President and co-chief executive officer, Sony Corp. (last year No. 7)
ADDRESS President's Room, 6-7-35 Kita-Shinagawa, Shinagawa-ku, Tokyo 141, Japan
BIO Since its inception in war-torn Tokyo, Sony has always earned its bread and butter with stand-alone electronics products. From the transistor radio to the Walkman and Camcorder, Sony has made billions of dollars by delivering better, cooler and smaller electronics. Now the corporation is moving into the wired age by developing products for a consumer-electronics world that is interconnected by everything from satellites to the Internet. Today's buzz word is convergence, and Idei is working hard to put Sony in place at the forefront of the market where hardware and software meet. It is a fitting role for Sony's cosmopolitan leader, who speaks English and French and hangs out in Tokyo's jazz clubs, where he knows the singers by their first names.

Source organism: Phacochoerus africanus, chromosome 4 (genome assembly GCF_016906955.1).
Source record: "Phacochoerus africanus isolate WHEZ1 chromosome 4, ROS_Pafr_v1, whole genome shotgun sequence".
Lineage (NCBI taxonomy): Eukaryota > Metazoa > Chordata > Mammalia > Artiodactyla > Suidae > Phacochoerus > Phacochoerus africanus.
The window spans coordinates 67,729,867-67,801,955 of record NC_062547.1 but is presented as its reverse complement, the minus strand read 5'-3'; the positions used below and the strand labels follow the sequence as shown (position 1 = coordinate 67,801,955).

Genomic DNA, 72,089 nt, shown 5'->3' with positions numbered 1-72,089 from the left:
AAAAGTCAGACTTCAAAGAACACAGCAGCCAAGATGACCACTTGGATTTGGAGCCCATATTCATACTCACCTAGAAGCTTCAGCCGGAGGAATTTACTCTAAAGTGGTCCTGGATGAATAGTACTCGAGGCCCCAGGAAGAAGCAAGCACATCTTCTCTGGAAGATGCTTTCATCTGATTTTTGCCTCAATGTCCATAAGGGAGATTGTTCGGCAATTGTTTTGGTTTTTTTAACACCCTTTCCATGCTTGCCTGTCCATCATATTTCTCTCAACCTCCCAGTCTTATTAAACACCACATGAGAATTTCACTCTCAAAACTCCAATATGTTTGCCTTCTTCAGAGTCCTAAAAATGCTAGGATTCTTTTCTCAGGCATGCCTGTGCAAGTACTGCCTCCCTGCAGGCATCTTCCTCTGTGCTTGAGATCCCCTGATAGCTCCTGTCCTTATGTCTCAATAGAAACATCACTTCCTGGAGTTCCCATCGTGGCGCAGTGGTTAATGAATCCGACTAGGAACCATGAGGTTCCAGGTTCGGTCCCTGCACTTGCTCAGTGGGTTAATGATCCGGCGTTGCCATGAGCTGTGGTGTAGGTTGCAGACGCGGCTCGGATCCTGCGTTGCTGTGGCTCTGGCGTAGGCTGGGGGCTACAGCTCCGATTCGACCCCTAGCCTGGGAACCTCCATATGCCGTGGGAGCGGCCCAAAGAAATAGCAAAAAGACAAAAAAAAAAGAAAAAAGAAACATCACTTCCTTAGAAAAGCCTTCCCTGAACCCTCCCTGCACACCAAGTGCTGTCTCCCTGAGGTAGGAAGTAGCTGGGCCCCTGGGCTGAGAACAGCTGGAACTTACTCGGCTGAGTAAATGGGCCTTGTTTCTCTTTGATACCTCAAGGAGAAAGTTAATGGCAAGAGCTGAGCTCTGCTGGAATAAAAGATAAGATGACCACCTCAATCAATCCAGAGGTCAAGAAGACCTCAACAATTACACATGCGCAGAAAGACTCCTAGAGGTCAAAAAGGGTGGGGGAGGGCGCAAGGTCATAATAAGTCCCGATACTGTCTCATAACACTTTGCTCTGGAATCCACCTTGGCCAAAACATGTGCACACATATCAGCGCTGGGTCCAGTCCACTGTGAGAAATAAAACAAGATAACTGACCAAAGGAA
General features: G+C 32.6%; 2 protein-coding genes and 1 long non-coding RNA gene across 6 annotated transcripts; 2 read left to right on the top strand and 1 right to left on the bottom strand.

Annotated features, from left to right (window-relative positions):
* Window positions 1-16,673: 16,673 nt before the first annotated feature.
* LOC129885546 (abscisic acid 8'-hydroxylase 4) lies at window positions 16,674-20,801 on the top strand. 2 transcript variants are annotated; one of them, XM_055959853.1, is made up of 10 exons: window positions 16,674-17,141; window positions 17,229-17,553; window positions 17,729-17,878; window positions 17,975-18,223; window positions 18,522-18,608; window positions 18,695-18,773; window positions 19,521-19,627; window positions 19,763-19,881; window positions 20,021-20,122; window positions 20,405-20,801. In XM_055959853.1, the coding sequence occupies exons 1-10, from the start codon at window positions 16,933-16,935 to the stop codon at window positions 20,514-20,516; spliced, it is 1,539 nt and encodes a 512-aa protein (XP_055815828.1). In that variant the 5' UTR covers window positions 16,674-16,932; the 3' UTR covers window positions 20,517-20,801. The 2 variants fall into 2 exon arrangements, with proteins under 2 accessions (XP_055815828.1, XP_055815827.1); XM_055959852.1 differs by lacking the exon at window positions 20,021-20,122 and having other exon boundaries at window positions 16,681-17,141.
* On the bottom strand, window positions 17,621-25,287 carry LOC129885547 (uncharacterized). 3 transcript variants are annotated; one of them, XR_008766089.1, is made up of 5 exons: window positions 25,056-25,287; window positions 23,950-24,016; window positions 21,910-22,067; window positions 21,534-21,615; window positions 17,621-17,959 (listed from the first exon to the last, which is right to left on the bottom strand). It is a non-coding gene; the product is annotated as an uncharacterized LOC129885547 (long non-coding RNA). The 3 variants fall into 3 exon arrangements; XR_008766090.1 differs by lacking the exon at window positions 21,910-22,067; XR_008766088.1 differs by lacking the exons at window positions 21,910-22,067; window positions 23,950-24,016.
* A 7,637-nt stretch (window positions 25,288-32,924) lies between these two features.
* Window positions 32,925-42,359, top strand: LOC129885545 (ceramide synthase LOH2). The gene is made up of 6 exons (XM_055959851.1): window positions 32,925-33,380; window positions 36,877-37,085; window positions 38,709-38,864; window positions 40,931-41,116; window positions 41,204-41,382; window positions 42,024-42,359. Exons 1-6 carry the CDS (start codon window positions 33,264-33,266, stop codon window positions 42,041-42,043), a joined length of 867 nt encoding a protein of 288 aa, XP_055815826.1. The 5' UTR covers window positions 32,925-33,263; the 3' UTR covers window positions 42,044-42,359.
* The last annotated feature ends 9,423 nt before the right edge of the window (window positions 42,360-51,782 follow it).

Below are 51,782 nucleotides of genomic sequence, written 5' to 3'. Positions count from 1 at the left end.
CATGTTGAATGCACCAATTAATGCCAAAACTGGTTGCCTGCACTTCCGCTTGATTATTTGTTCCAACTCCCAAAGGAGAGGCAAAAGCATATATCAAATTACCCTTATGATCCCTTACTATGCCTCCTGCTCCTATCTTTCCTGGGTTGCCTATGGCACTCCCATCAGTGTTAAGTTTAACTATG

1998 POWER PLAY Idei's friendship with fellow wired leader Bill Gates paid off this year when Sony announced a partnership with Microsoft to produce products for the Windows CE platform. An interactive cable-television product with Net access is expected next year. While Sony's movie studio doesn't seem to have solved all its problems yet--that overhyped lizard was a bomb--the Mavica digital camera and the new Vaio SuperSlim notebook computer mark two successful additions to the product line.
PLACE YOUR BETS Even a worldwide heavyweight such as Sony has not been immune to the Asian economic decline. For the quarter ending in June, Sony reported a 4.9% drop in operating income. But with its worldwide revenues of $48.67 billion, you can be assured that Sony will weather this storm. Analysts call Sony's ADRs a moderate buy.